Topkapı Palace is the oldest and also the most Ottoman of all Turkish palaces. It is different from palaces in the rest of Europe. It reminds you of a tent camp of nomads built of stone, as the palace is not a single large structure like Buckingham Palace or Versailles, but a collection of relatively small kiosks and pavilions surrounded by beautiful gardens.
One of the buildings was the ‘Harem’ (‘forbidden’ in Arabic), a labyrinth of corridors and rooms, where the family of the sultan lived and where the foreign women, who were bought as slaves, were living as concubines for the pleasure of the sultan. The whole complex is surrounded by high walls.
The Topkapı Palace is located on the top of the First Hill of the peninsula that formed the old cities of Byzantium, Constantinopel and Istanbul. From here the sultans had a magnificent view over the Bosporus, the Golden Horn and the Sea of Marmara. And from here they governed the Ottoman Empire for 400 years before they moved in 1856 to the Dolmabahce Palace, a baroque, western style palace on the southern shore of the Bosporus and designed by the famous Armenian architects Gabaret and Nikogos Balyan.
Walking through the buildings and the four courtyards of the Topkapı Palace you will feel the glory days of the Ottoman Empire. But also the horrors that took place there like executions and the mass killing of Ottoman princes.
Like in 1595 when Sultan Mehmed III became sultan and gave the order to mute palace servants to strangle all 19 of his brothers (no blood was allowed to be shed of course as they had royal blood!) lest they challenge his right to the throne. Some of them were still infants at the time. They were buried in their father’s tomb left to the exit of the Hagia Sophia. You can visit this tomb and see all the coffins of the sultan and his 19 murdered brothers.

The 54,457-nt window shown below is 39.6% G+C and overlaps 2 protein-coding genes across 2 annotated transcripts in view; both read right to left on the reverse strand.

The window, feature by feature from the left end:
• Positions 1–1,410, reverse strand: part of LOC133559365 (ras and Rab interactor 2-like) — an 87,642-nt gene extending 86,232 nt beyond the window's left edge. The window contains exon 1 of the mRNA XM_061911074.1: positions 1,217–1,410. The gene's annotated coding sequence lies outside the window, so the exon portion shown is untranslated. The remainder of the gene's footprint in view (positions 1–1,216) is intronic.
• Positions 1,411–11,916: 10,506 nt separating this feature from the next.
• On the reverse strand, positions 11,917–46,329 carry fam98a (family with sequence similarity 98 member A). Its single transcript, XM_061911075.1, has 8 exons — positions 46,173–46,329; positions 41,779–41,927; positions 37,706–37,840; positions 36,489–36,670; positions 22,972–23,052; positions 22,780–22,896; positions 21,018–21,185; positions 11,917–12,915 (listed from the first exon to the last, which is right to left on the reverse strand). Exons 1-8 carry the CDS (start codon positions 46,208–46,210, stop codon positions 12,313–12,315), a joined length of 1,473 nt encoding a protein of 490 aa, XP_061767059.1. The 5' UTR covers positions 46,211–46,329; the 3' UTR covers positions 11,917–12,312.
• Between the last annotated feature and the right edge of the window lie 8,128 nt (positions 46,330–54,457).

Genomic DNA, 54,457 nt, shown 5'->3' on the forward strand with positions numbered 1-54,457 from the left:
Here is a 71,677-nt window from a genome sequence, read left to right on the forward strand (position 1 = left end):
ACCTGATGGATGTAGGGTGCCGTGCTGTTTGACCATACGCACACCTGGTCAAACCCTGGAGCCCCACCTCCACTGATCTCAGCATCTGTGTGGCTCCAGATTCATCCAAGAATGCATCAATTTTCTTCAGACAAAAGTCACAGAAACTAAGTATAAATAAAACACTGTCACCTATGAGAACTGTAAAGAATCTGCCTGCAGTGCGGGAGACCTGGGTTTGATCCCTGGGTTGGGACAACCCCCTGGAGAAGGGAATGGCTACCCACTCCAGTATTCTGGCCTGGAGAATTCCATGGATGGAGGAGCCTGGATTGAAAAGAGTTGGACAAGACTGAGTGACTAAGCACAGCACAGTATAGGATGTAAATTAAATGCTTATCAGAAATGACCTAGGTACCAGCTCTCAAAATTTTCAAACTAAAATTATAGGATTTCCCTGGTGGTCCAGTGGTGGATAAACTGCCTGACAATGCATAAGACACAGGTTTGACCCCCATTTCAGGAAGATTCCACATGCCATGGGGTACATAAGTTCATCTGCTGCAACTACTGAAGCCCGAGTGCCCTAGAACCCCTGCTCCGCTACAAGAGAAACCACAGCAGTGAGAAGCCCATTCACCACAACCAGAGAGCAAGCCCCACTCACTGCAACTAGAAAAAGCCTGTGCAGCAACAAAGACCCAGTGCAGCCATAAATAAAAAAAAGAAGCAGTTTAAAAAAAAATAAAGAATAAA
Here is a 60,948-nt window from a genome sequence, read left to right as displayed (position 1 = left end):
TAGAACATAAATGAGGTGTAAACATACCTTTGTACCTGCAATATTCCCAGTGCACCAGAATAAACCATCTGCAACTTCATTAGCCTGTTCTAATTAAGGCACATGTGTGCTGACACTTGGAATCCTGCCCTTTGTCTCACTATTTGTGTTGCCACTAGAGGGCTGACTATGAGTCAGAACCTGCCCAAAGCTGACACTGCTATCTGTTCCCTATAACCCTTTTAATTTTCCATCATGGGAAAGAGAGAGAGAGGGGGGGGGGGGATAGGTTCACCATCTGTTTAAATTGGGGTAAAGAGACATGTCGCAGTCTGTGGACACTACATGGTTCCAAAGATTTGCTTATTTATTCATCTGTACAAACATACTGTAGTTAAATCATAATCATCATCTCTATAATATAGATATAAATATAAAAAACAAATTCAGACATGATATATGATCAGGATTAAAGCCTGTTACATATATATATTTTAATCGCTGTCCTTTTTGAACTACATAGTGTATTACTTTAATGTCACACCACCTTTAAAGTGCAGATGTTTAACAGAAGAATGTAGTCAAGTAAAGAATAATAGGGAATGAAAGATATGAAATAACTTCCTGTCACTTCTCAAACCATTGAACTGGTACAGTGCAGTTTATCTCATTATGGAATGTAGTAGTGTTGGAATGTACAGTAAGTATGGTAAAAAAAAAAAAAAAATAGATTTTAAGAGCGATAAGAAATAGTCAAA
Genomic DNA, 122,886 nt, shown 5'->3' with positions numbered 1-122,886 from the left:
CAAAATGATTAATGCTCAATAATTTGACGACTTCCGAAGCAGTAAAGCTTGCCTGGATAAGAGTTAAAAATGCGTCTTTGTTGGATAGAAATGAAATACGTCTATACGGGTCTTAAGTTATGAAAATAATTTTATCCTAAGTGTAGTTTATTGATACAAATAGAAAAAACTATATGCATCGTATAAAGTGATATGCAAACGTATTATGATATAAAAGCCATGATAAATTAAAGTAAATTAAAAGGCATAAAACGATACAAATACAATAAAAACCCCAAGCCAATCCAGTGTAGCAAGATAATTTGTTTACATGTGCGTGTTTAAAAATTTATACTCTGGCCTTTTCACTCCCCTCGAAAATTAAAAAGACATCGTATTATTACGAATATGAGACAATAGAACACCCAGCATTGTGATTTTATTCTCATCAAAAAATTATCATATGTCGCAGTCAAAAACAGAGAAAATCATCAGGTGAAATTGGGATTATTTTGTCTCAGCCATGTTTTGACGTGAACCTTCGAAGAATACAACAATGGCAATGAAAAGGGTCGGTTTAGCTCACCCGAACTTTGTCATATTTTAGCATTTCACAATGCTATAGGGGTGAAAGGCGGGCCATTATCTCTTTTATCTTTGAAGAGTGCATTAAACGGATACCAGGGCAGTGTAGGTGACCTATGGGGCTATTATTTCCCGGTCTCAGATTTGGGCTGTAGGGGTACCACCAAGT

Don’t forget to visit the Pavilion of the Holy Mantle in the third courtyard. It is a holy place for Muslims, because there are several relics of the Prophet Mohammed on display: teeth, hairs from his beard and the impression of his footsteps. Throughout the day the Koran is recited here, so a respectful and quiet attitude is required here.
The most important of all are the holy standard and the holy mantle of the Prophet that were brought from Egypt by sultan Selim Yavuz after he conquered the country in 1517.
This pavilion is a holy place for Christians and Jews too: pieces of the skull of St. John the Baptist, the sword of David and the rod of Moses are displayed there as well.
The Topkapı Palace has been a museum since 1926. It is closed on Tuesdays.
How to get there?
Take the tram. Get off at the stop Sultanahmet/Blue Mosque. Walk around the Hagia Sophia (right) and to the main entrance of the Topkapı Palace.